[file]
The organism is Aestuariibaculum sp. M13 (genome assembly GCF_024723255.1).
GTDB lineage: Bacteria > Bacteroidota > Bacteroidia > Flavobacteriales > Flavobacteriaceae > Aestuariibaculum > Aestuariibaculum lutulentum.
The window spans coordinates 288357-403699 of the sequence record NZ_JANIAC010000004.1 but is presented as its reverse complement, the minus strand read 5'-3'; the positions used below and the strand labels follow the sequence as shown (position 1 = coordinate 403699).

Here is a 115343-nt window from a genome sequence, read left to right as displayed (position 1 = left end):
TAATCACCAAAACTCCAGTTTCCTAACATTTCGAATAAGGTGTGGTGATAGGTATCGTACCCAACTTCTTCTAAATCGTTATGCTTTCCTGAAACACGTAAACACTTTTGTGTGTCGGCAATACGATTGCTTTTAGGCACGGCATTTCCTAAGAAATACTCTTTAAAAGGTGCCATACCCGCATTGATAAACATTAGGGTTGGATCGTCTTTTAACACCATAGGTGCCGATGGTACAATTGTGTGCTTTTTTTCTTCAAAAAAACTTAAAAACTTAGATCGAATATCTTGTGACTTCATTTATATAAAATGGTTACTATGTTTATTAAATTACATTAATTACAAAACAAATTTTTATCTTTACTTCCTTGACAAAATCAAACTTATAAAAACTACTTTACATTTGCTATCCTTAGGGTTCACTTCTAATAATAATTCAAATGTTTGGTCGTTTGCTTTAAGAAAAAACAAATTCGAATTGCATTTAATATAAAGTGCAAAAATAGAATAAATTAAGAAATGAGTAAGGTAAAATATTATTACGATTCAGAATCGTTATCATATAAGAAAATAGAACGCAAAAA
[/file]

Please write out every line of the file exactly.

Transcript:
The organism is Aestuariibaculum sp. M13 (genome assembly GCF_024723255.1).
GTDB lineage: Bacteria > Bacteroidota > Bacteroidia > Flavobacteriales > Flavobacteriaceae > Aestuariibaculum > Aestuariibaculum lutulentum.
The window spans coordinates 288357-403699 of the sequence record NZ_JANIAC010000004.1 but is presented as its reverse complement, the minus strand read 5'-3'; the positions used below and the strand labels follow the sequence as shown (position 1 = coordinate 403699).

Here is a 115343-nt window from a genome sequence, read left to right as displayed (position 1 = left end):
TAATCACCAAAACTCCAGTTTCCTAACATTTCGAATAAGGTGTGGTGATAGGTATCGTACCCAACTTCTTCTAAATCGTTATGCTTTCCTGAAACACGTAAACACTTTTGTGTGTCGGCAATACGATTGCTTTTAGGCACGGCATTTCCTAAGAAATACTCTTTAAAAGGTGCCATACCCGCATTGATAAACATTAGGGTTGGATCGTCTTTTAACACCATAGGTGCCGATGGTACAATTGTGTGCTTTTTTTCTTCAAAAAAACTTAAAAACTTAGATCGAATATCTTGTGACTTCATTTATATAAAATGGTTACTATGTTTATTAAATTACATTAATTACAAAACAAATTTTTATCTTTACTTCCTTGACAAAATCAAACTTATAAAAACTACTTTACATTTGCTATCCTTAGGGTTCACTTCTAATAATAATTCAAATGTTTGGTCGTTTGCTTTAAGAAAAAACAAATTCGAATTGCATTTAATATAAAGTGCAAAAATAGAATAAATTAAGAAATGAGTAAGGTAAAATATTATTACGATTCAGAATCGTTATCATATAAGAAAATAGAACGCAAAAA